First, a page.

If the worst happens, and the fog gets so thick that you really can’t move an inch, try using these tactics:
- Tell God, and maybe a human friend, how you feel, and ask them to pry you away from the negative force fields, even though you really want to stay where you are, in isolation.
- Force yourself to make contact with other people; go to town, walk around the market, make yourself a meal, phone a friend, even though you don’t feel like doing any of these things.
- Do just one thing that needs doing (perhaps some small practical task), and then enjoy the satisfaction of having done it. Give yourself a pat on the back; then look for the next “one thing.”
- Make a deliberate effort to reach out to the need of another person, maybe someone with similar difficulties, even though you really don’t want to know about anyone else right now.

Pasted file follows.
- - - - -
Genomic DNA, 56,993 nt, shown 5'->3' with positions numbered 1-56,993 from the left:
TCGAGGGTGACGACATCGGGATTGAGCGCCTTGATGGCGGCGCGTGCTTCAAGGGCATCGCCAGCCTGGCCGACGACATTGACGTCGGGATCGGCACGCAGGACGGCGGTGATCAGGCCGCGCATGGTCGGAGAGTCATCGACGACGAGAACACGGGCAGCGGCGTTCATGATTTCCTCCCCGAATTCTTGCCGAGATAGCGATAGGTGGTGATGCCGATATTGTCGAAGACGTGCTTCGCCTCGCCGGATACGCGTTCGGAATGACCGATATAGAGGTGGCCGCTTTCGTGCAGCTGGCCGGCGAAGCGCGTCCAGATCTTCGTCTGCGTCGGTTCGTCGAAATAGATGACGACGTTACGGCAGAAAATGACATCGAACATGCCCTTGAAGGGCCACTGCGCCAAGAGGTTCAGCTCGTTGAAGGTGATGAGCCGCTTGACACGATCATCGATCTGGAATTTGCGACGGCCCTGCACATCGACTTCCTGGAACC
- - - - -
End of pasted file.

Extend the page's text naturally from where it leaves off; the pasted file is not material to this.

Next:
- Pick up a project that really fired your imagination when you were in consolation. Let it refresh you with positive energy, even though you don’t actually want to do anything at all.
- Stay with the decisions you made, the dreams you dreamed when in consolation, even though you really feel like giving up on life.
- Remember moments of consolation when God seemed close to you, and reenact them in your mind, even though you are tempted to dismiss them.
—Excerpted from Inner Compass by Margaret Silf